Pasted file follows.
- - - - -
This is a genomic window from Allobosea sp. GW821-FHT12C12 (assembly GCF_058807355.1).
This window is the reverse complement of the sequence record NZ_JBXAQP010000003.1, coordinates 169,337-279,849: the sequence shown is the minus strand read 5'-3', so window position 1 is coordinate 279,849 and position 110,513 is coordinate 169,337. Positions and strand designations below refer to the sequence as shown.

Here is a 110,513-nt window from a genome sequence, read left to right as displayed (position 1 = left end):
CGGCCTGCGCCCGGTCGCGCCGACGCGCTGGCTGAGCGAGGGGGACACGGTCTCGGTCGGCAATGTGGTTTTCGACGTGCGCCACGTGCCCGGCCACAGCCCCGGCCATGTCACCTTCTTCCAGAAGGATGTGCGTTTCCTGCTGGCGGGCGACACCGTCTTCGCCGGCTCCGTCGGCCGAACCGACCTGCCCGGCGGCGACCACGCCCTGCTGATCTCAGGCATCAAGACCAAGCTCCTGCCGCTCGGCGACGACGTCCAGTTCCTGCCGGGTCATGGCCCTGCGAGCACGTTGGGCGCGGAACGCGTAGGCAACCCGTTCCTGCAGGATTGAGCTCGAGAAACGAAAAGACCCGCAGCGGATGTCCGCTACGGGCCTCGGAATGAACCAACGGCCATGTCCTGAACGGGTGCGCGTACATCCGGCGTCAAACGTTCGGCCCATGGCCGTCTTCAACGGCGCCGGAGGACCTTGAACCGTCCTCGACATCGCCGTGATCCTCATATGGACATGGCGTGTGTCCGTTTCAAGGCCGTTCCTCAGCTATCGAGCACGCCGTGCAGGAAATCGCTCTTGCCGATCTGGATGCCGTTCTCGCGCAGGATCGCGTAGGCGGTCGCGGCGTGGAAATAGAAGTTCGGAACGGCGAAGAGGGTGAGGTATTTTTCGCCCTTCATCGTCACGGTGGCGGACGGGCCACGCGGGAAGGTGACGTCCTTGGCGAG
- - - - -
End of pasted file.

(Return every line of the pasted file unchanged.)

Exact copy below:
This is a genomic window from Allobosea sp. GW821-FHT12C12 (assembly GCF_058807355.1).
This window is the reverse complement of the sequence record NZ_JBXAQP010000003.1, coordinates 169,337-279,849: the sequence shown is the minus strand read 5'-3', so window position 1 is coordinate 279,849 and position 110,513 is coordinate 169,337. Positions and strand designations below refer to the sequence as shown.

Here is a 110,513-nt window from a genome sequence, read left to right as displayed (position 1 = left end):
CGGCCTGCGCCCGGTCGCGCCGACGCGCTGGCTGAGCGAGGGGGACACGGTCTCGGTCGGCAATGTGGTTTTCGACGTGCGCCACGTGCCCGGCCACAGCCCCGGCCATGTCACCTTCTTCCAGAAGGATGTGCGTTTCCTGCTGGCGGGCGACACCGTCTTCGCCGGCTCCGTCGGCCGAACCGACCTGCCCGGCGGCGACCACGCCCTGCTGATCTCAGGCATCAAGACCAAGCTCCTGCCGCTCGGCGACGACGTCCAGTTCCTGCCGGGTCATGGCCCTGCGAGCACGTTGGGCGCGGAACGCGTAGGCAACCCGTTCCTGCAGGATTGAGCTCGAGAAACGAAAAGACCCGCAGCGGATGTCCGCTACGGGCCTCGGAATGAACCAACGGCCATGTCCTGAACGGGTGCGCGTACATCCGGCGTCAAACGTTCGGCCCATGGCCGTCTTCAACGGCGCCGGAGGACCTTGAACCGTCCTCGACATCGCCGTGATCCTCATATGGACATGGCGTGTGTCCGTTTCAAGGCCGTTCCTCAGCTATCGAGCACGCCGTGCAGGAAATCGCTCTTGCCGATCTGGATGCCGTTCTCGCGCAGGATCGCGTAGGCGGTCGCGGCGTGGAAATAGAAGTTCGGAACGGCGAAGAGGGTGAGGTATTTTTCGCCCTTCATCGTCACGGTGGCGGACGGGCCACGCGGGAAGGTGACGTCCTTGGCGAG